Tuesday, April 14, 2009

Wednesday, April 15, 2009

From A Year With Blessed James Alberione,

Compiled by J. Maurus

Take hold of good things liberally

God not only created us but also destined us to a supernatural end. With God's grace, and the use of all our energies, it is easy to achieve.

Hence the sayings, "Work as if everything depends on you, hope and pray as if all depends on God." "God who created you without you, will not save you without you." "No one can say 'Jesus is Lord' without the help of the Holy Spirit" (1 Cor 12:3).

How can we cooperate? Three rules:

1.) Avoid the things we find are obstacles.

2.) Make use of amoral things as long as they are helpful.

3.) Make use of the good things as much as we can.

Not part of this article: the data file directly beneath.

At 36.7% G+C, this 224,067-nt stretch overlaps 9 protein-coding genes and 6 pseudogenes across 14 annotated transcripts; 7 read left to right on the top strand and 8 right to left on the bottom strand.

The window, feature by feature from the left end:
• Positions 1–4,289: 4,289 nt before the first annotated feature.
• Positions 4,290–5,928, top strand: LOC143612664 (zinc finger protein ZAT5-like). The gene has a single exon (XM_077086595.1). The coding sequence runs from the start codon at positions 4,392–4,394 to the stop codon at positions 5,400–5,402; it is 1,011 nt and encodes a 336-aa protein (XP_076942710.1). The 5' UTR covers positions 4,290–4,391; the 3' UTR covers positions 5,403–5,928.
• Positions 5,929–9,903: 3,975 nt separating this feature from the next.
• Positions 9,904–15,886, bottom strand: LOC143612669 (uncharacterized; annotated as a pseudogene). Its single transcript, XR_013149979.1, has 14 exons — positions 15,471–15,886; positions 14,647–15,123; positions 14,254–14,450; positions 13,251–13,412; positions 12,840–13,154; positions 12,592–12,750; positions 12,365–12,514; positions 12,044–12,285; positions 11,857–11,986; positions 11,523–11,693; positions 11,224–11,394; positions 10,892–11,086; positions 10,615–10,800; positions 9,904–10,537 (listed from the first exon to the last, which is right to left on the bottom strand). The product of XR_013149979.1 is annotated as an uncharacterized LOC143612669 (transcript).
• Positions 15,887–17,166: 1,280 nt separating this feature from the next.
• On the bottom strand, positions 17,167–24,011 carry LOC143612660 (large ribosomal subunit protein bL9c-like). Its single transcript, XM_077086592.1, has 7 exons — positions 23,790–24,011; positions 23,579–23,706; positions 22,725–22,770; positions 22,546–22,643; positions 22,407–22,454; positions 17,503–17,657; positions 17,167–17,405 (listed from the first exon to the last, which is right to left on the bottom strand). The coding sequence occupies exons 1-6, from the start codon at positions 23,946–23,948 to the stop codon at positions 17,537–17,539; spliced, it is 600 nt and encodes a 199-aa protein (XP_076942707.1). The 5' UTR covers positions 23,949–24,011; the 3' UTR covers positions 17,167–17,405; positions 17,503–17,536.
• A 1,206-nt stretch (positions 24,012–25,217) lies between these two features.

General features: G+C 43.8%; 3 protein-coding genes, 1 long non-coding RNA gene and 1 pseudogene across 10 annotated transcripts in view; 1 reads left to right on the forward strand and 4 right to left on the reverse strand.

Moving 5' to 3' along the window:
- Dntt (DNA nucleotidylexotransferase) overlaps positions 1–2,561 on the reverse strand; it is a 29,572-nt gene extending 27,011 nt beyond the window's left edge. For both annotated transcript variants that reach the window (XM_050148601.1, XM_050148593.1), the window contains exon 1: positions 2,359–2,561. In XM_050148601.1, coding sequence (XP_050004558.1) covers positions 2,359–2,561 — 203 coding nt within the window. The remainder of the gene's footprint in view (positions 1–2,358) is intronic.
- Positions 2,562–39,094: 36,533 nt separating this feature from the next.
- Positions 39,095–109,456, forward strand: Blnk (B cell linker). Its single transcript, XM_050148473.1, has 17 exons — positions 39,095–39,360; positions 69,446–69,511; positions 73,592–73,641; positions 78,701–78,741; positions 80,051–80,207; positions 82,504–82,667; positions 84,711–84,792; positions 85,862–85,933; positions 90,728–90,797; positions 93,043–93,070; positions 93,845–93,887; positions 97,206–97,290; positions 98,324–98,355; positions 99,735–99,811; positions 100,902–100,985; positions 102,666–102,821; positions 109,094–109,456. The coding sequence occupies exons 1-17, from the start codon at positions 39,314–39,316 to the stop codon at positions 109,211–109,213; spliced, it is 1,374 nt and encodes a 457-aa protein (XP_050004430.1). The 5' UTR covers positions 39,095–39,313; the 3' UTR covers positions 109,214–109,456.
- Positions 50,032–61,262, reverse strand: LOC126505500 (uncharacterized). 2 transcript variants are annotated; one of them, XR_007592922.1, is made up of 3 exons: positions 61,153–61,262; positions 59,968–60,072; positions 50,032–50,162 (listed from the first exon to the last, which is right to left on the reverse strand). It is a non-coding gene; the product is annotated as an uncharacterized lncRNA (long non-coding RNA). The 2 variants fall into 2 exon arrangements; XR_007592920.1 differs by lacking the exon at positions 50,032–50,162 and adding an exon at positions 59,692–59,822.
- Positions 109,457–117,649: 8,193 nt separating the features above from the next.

What Strikes Me Most Today

OK, did anybody else read #2 above more than once. When I first read it I guess I was thinking amoral was "without morals" or "immoral." That would make life easier, but I'm pretty sure that's not Blessed Alberione's advice. I think he's telling us that some things in life are intrinsically neither moral nor immoral. I tried to think of an example in my life, and travelling came to mind; I love to travel. (The picture above is me riding a motorcycle around Key West; Cuba is directly behind me!)
Now travelling seems like it is not intrinsically moral or immoral, so I guess that would make it "amoral." If travelling makes us appreciate God and His created world more, it is helpful. If travelling is used as a means to separate ourselves from God, it is not helpful. Trying to think of an example, I thought of a married man with a gambling problem flying to Vegas to gamble his children's college fund and have an affair --> this would NOT be helpful.
On the other hand, maybe I still don't fully grasp what Blessed Alberione was trying to say. I did have trouble with this one.
If you have other ideas about what he meant, or a better example, PLEASE, for all our sakes, click on "COMMENTS" below to share your thoughts!